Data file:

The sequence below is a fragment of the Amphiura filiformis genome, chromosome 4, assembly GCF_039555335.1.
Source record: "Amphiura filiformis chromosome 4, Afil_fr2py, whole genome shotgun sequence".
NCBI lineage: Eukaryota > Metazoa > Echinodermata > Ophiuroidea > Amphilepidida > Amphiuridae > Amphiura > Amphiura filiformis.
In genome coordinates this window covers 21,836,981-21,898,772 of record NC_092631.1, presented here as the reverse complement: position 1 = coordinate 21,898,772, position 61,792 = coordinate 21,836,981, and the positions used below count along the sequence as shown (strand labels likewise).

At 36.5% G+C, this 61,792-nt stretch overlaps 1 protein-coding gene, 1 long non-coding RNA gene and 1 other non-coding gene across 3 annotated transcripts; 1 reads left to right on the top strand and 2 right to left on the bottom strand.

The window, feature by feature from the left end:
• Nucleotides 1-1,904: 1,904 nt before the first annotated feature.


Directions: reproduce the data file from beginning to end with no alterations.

The sequence below is a fragment of the Amphiura filiformis genome, chromosome 4, assembly GCF_039555335.1.
Source record: "Amphiura filiformis chromosome 4, Afil_fr2py, whole genome shotgun sequence".
NCBI lineage: Eukaryota > Metazoa > Echinodermata > Ophiuroidea > Amphilepidida > Amphiuridae > Amphiura > Amphiura filiformis.
In genome coordinates this window covers 21,836,981-21,898,772 of record NC_092631.1, presented here as the reverse complement: position 1 = coordinate 21,898,772, position 61,792 = coordinate 21,836,981, and the positions used below count along the sequence as shown (strand labels likewise).

At 36.5% G+C, this 61,792-nt stretch overlaps 1 protein-coding gene, 1 long non-coding RNA gene and 1 other non-coding gene across 3 annotated transcripts; 1 reads left to right on the top strand and 2 right to left on the bottom strand.

The window, feature by feature from the left end:
• Nucleotides 1-1,904: 1,904 nt before the first annotated feature.